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'Benjamin Britten' rose Description
'Benjamin Britten' rose photo
Photo courtesy of tata
Commercially available
HMF Ratings:
82 favorite votes.  
Average rating: GOOD+.  
Orange or orange-red Shrub.
Registration name: AUSencart
Exhibition name: Benjamin Britten
Bred by David C. H. Austin (1926-2018) (United Kingdom, 1992).
Introduced in United Kingdom by David Austin Roses Limited (UK) in 2001 as 'Benjamin Britten'.
Shrub.   (Series: English Rose Collection)  
Orange or orange-red.  Strong, fruity fragrance.  41 petals.  Average diameter 2.25".  Medium, very full (41+ petals), in small clusters, cupped, rosette bloom form.  Blooms in flushes throughout the season.  
Medium.  Medium, semi-glossy, dark green foliage.  

Height: 47" (120cm).  
USDA zone 6b through 9b (default).  Can be used for cut flower, garden or shrub.  Blooms tend to ball in wet weather.  Remove spent blooms to encourage re-bloom.  Spring Pruning: Remove old canes and dead or diseased wood and cut back canes that cross. In warmer climates, cut back the remaining canes by about one-third. In colder areas, you'll probably find you'll have to prune a little more than that.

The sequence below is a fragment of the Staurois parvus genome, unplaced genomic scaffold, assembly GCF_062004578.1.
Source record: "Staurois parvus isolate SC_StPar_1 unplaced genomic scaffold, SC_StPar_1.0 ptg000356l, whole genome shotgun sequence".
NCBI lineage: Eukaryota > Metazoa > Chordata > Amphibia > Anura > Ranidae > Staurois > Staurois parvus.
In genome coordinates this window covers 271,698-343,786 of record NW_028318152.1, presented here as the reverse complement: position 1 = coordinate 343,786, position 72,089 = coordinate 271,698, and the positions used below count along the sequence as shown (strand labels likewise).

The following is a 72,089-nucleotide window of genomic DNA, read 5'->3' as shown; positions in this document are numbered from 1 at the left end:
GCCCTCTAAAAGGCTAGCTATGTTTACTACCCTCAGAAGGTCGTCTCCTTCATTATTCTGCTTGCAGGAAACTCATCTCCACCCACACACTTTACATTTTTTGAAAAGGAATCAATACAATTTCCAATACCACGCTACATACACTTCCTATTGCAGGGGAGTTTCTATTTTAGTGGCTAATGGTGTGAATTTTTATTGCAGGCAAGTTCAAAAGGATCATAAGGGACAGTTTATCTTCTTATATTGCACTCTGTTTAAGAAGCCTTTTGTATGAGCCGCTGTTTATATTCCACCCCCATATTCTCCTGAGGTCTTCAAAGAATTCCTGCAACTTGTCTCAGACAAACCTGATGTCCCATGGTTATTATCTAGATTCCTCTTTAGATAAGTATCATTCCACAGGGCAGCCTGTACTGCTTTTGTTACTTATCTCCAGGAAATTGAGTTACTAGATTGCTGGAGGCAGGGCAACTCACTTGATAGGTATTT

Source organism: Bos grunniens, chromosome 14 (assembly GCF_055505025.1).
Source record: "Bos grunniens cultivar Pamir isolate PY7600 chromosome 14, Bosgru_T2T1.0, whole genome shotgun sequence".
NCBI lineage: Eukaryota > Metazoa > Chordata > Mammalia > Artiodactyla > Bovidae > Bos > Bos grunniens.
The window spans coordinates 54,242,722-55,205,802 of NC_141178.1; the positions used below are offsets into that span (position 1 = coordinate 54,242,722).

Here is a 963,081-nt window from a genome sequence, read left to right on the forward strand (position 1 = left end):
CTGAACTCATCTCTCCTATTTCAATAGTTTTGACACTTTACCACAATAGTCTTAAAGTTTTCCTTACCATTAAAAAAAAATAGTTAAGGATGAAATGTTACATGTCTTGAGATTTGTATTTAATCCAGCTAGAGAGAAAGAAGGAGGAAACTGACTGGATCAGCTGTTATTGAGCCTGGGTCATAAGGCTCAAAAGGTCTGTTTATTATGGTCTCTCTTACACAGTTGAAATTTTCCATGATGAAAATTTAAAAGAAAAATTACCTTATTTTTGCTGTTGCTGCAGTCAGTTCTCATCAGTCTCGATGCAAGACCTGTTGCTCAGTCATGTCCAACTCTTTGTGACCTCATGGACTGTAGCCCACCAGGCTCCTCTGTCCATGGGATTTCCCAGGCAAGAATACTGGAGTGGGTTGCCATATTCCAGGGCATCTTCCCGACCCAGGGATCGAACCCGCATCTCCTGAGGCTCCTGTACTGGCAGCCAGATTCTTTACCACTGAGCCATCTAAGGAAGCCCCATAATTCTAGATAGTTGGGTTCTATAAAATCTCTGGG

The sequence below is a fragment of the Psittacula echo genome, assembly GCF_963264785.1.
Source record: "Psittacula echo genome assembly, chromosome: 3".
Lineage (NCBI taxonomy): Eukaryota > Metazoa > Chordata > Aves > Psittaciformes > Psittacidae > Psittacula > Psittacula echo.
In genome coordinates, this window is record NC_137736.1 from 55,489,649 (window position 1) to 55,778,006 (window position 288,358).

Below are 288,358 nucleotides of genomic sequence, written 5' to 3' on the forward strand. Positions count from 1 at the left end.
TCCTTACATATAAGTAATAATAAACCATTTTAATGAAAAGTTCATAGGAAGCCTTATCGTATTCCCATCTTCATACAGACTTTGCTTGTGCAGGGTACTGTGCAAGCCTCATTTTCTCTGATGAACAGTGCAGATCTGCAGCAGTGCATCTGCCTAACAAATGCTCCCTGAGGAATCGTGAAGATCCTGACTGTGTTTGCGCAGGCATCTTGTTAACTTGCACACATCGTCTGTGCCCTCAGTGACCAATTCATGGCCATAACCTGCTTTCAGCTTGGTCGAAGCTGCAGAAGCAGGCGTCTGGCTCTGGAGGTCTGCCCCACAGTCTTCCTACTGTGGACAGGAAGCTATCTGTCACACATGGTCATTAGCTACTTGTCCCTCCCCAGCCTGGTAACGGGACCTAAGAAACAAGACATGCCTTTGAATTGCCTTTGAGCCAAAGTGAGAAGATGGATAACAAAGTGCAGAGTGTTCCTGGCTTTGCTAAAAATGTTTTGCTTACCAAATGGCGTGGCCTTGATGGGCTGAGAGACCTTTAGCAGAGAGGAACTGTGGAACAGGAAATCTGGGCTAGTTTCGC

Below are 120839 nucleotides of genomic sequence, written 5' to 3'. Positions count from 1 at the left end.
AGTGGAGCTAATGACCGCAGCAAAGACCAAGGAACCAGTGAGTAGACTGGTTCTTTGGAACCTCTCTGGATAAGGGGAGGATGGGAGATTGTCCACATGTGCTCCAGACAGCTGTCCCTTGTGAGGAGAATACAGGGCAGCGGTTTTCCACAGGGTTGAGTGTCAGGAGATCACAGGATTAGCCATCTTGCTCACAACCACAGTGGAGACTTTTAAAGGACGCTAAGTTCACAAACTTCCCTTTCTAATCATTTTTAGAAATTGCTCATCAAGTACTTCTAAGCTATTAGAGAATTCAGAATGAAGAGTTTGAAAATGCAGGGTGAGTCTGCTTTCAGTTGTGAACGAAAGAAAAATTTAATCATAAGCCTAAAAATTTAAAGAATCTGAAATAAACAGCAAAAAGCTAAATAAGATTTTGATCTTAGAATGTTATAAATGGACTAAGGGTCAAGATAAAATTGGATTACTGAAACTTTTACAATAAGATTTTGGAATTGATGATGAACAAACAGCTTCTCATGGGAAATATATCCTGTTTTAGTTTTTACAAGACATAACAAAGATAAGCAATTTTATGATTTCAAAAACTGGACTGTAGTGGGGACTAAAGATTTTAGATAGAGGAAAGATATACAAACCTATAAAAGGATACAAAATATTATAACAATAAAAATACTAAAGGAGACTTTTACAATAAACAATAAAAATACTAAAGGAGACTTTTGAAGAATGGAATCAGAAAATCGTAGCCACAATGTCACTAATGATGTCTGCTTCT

Australia - Patent No: AU3301P  on  8 May 2007
Application No: 2002/076  on  25 Mar 2002   VIEW PBR PATENT
In 1992 seed parent ‘Ausfather’ crossed with pollen parent unnamed seedling. The seeds produced were sown Jan 1993 (Northern Hemisphere). From this seedling population, a promising seedling was selected from which six buds were grafted to ‘Laxa’ rootstock. This seedling (known as ‘Ausencart’) was further trialled and in 1995 selected for multiplication.
First sold in UK in May 2001.
Canada - Application No: 03-3890  on  7 Nov 2003
Application withdrawn on January 12, 2004
European Union - Patent  on  2001
New Zealand - Patent  on  2002
South Africa - Application  on  2003
United Kingdom - Application  on  2002
David Austin Roses says this rose has unusual colouring for an English Rose -- red with a touch of orange. It is named for the famous English composer, conductor, and performer.

As of 2022 Benjamin Britten has not been patented in the US.